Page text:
May 16, 2017 —
In reference to a recent critique of the article “Special Operations Doctrine: Is It Needed,” by Jerome M. Lynes (12/21/16), we acknowledge the existence of Joint Special Operations doctrine. Upon reflection, we could title the article “Special Operations Doctrine: It Is Needed!” The intent of this article was to capture, share, and address recent accomplishments in Army Special Operations Force (ARSOF) concepts, doctrine, organizational lessons learned, and new ideas. The learning curve from more than a decade of war led to our belief that there was a clear need for the Army to articulate ARSOF as a core competency. Released in 2012, Army Doctrine Publication (ADP) 3–05, Special Operations, filled this void—it identified the greater Army’s responsibilities to understand ARSOF capabilities throughout the full spectrum of conflict.
Clearly articulated within Mr. Lynes’s critique, the U.S. Army Special Operations Command (USASOC) and the Special Operations Center of Excellence (SOCoE) fully participate in and serve as principal authors of Joint concepts and doctrine, through the U.S. Special Operations Command (USSOCOM). Our Special Forces, Civil Affairs and Psychological Operations Regimental Commandants, and our Joint and Army Doctrine Division are involved in the development of Interagency, Joint, NATO, and Army doctrine. In fact, we annually review an estimated 250 NATO, Joint, and Army Publications. This is in addition to our ARSOF and Army Future concept publications.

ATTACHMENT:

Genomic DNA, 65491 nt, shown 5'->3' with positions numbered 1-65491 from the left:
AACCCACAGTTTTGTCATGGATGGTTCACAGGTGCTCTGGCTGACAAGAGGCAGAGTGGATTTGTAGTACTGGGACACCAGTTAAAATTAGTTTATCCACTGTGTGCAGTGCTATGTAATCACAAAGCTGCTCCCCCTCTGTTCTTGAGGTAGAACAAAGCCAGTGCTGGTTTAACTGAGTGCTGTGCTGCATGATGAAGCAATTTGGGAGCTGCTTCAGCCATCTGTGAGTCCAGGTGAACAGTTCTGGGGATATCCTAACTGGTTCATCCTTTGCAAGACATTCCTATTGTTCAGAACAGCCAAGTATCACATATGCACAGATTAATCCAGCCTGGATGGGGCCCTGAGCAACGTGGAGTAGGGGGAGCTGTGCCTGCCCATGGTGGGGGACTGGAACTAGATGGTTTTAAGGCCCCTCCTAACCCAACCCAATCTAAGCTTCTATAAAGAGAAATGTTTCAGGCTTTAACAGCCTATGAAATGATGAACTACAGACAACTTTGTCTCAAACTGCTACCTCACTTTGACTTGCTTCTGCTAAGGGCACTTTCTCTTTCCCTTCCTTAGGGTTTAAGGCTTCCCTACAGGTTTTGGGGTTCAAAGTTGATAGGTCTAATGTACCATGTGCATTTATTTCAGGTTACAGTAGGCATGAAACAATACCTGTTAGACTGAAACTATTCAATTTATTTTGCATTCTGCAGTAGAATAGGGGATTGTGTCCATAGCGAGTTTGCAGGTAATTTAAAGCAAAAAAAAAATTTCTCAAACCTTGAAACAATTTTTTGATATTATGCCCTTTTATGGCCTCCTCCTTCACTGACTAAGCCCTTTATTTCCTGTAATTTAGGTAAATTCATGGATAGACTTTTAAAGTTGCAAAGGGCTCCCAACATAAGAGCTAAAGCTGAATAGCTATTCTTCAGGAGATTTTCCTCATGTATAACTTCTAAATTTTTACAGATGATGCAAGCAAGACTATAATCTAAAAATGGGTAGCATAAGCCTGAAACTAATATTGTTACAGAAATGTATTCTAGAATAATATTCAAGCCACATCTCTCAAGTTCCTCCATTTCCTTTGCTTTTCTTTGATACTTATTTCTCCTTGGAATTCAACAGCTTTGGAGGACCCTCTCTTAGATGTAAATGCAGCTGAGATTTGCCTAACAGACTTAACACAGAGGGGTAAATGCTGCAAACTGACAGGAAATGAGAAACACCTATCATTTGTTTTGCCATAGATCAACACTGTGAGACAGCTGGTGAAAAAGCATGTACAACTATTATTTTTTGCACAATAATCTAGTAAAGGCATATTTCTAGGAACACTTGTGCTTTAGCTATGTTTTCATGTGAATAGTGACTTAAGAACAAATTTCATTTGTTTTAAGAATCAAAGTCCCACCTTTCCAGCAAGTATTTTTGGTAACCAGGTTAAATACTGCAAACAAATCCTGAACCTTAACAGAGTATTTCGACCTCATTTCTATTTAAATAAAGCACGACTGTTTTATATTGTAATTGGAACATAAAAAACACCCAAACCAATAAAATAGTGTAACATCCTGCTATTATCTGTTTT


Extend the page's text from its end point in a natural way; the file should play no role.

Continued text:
As addressed in the article some of our major achievements in concepts and doctrine are: ADP 3–05; Army Doctrine Reference Publication (ADRP) 3–05 (Special Operations); the U.S. Army Functional Concept for Engagement, Human Domain; resurrection of the Gray Zone; ARSOF 2022; USASOC Strategy 2035; and the recognition of Special Operations as an Army Core Competency in the U.S. Army Operating Concept, Win in a Complex World. Through our new SOF elements located throughout the U.S. Army Training and Doctrine Command (TRADOC) and the eight Army Centers of Excellence, we have tremendous inclusion in TRADOC and the Army Capabilities Integration Center’s planning teams for their initiatives (Capabilities Integration Enterprise Forum, How the Army Fights, Dense Urban Terrain, etc.). All of these undertakings are in concert with, and in support of joint doctrine.
These clear examples of ARSOF and the Army’s desire to increase interoperability, integration, and interdependence among conventional and special operations forces serve as a testament to the immediate value ADP 3–05 added to the Army enterprise.
LTG (Ret.) Charles T. Cleveland,
Commanding General, U.S. Army Special
Operations Command from 2012–15
MG James B. Linder,
Commanding General of the U.S. Army
John F. Kennedy Special Warfare Center
CW3 Ronald Dempsey, C Co, 1st BN.
3rd Special Forces Group (Airborne)